The European Union (EU), Germany and indigenous renewable energy firm, Green Village Electricity (GVE) Project have completed and activated two solar mini grid plants with the collective capacity to generate 100 kilowatts (kW) of clean electricity to power two communities — Angwan Rina and Demshin in Shendam Local Government Area of Plateau State.
With the completion and commissioning of the projects by the Plateau State Governor, Mr. Simon Lalong, at the weekend in the communities, up to 2,500 people are expected to have access to clean sustainable energy.
The Managing Director of GVE, Mr. Ifeanyi Orajaka, disclosed to THISDAY at the projects’ sites that the two solar mini grids, with 50kW capacity each, were constructed at the cost of €681,000 (N242,892,270 according to the Central Bank of Nigeria (CBN) exchange rate of N356.67 to one euro).
Orajaka also noted that the project was done under the Nigerian Energy Support Programme (NESP), jointly financed by the EU and government of Germany, with 61 per cent of the cost sourced from the partners while 39 per cent was provided by GVE.
He explained that both communities were predominantly engaged in agriculture and allied services, adding that electricity from the mini grid solar system would be used to process produce from their farms.
According to him, the systems were built with smart metering facilities with which the community members would pay as they use the electricity they generate. He however did not disclose how much the cost per kilowatt hour would be but noted that the communities which had no link with the national grid for electricity will now enjoy stable power from the solar plant.
“Cumulatively it costs about €681,000 out of which public sector partners provided 61 per cent, while GVE Project Limited invested 39 per cent of the total project cost.
“We have very smart intelligence prepaid meters installed up the poles, which runs on a pay-as-you-go technology, meaning that the communities will use power on a pay-as-you-go basis,” said Orajaka.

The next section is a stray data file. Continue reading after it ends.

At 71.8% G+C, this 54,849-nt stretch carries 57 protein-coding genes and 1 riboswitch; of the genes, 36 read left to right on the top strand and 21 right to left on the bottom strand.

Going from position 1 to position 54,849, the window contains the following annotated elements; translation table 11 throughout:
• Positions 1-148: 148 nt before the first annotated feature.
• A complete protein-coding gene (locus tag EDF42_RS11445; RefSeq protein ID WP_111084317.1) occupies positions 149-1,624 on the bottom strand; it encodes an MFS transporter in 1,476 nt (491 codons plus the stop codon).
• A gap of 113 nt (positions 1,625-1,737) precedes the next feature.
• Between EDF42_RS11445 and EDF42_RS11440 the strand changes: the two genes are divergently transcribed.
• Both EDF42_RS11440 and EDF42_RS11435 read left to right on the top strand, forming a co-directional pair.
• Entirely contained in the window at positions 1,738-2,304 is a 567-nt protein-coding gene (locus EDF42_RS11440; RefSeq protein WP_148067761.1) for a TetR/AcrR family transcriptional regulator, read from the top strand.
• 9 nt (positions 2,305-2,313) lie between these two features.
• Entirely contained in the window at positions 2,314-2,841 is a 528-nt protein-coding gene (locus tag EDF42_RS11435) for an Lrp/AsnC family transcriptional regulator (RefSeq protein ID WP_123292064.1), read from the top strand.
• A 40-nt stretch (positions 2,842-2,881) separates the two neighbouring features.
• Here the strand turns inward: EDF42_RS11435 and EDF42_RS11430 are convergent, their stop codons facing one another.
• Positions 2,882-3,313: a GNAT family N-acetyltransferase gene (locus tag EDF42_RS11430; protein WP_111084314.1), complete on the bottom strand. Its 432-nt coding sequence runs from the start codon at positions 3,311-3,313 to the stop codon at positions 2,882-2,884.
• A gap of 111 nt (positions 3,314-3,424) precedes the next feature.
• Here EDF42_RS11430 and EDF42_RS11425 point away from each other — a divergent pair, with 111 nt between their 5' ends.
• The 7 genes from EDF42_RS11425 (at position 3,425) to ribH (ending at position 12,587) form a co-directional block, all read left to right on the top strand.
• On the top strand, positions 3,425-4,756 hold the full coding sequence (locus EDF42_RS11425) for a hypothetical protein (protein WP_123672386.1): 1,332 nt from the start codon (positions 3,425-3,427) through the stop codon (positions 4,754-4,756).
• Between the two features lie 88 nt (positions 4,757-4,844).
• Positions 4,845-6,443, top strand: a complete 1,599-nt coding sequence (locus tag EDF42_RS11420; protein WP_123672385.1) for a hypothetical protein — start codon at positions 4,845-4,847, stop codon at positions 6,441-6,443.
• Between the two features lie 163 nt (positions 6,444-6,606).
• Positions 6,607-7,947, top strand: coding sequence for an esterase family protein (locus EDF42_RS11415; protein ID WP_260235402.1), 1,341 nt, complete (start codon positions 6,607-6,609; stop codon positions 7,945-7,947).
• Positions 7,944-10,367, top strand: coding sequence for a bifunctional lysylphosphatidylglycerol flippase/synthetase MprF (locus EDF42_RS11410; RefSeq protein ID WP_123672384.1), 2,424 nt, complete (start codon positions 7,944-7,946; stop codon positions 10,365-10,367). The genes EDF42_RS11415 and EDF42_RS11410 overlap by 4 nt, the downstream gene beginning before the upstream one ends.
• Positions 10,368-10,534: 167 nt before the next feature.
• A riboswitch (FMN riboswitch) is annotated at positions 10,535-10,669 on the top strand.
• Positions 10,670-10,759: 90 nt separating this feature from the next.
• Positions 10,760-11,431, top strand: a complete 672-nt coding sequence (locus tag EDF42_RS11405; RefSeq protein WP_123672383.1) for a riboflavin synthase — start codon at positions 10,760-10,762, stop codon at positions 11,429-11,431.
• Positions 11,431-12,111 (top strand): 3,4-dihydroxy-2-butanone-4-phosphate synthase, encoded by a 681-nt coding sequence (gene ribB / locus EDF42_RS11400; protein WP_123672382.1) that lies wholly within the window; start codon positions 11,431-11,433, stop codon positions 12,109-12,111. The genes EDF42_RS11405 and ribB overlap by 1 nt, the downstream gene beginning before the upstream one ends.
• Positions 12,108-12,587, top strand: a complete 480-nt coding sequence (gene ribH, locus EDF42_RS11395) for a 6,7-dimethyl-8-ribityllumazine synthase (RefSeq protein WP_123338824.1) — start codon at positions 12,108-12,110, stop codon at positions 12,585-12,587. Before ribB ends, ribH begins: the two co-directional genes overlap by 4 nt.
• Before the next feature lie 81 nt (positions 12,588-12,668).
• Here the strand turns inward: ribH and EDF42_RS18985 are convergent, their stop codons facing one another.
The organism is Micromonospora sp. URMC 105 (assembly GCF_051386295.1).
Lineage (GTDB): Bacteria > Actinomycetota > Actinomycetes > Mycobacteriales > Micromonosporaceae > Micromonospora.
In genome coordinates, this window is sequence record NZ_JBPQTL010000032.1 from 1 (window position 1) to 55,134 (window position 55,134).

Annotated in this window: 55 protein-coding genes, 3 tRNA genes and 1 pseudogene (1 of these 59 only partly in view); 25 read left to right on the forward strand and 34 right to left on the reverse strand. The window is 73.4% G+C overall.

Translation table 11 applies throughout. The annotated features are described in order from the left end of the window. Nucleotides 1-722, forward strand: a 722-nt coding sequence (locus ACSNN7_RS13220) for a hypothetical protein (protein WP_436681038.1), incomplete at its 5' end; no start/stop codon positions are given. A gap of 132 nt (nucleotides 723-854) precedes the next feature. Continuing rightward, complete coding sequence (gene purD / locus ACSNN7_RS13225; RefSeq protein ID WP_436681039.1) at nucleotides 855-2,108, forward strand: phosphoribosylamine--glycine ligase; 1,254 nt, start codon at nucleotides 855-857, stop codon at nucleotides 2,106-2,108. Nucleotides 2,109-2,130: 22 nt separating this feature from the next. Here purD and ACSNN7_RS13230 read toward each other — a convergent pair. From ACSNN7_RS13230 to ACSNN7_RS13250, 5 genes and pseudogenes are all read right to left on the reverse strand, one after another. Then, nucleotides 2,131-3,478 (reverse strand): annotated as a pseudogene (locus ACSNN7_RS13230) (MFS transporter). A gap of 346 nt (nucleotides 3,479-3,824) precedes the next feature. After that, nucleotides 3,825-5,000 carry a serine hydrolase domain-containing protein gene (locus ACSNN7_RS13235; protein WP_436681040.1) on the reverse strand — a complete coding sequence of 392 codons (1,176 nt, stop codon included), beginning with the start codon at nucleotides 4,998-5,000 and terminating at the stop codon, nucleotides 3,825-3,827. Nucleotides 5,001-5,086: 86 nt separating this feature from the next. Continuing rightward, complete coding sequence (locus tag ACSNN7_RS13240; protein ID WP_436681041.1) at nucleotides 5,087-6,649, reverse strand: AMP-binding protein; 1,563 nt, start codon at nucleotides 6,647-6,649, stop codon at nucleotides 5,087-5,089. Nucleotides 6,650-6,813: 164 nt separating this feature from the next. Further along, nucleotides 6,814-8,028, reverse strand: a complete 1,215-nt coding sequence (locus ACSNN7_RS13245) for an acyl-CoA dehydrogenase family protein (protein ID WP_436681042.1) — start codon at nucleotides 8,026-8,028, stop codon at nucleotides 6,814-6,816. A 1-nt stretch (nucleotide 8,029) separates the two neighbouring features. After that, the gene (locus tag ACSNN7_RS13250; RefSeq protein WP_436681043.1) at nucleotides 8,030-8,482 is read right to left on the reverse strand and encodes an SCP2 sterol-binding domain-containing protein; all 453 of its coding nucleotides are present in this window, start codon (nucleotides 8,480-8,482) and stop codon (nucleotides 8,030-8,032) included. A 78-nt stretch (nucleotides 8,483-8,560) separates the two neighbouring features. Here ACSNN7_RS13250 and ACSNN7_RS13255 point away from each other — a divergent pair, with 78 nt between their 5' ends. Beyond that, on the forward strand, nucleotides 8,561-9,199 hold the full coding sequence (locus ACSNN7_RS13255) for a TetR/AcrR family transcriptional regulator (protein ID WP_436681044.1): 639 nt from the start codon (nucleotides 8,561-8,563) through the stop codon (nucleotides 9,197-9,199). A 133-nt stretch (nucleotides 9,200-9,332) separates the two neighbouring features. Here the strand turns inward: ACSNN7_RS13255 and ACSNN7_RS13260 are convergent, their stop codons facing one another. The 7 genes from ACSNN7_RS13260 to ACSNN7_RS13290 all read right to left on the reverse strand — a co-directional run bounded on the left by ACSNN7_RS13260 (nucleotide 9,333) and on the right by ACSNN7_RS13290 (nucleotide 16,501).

He further stated: “We are planning to very shortly increase the capacity of the system to 100kW each because this place is well known for its agro-based prowess. We anticipate some increase in demands because this will most likely lead to urban-rural migration as against rural-urban migration.
“Businesses and agricultural processing firms can now come here because there is stable electricity from this system. Community people will also enjoy power from the system to power their homes and run their businesses.”
According to the projects partners, the Angwan-Rina and Demshin solar mini-grid projects are among six mini grid projects implemented under the NESP.
They explained that altogether, these projects will provide electricity to over 10,000 people across five states of Ogun, Niger, Plateau, Sokoto and Cross-River.
Also, through the NESP, the EU and German government support the Ministry of Power and other stakeholders in Nigeria’s power sector to ensure that energy solutions such as the mini-grid approach are replicated and scaled up in the country.
They noted that an additional 100,000 rural inhabitants in several states across Nigeria will receive support from the programme until 2020.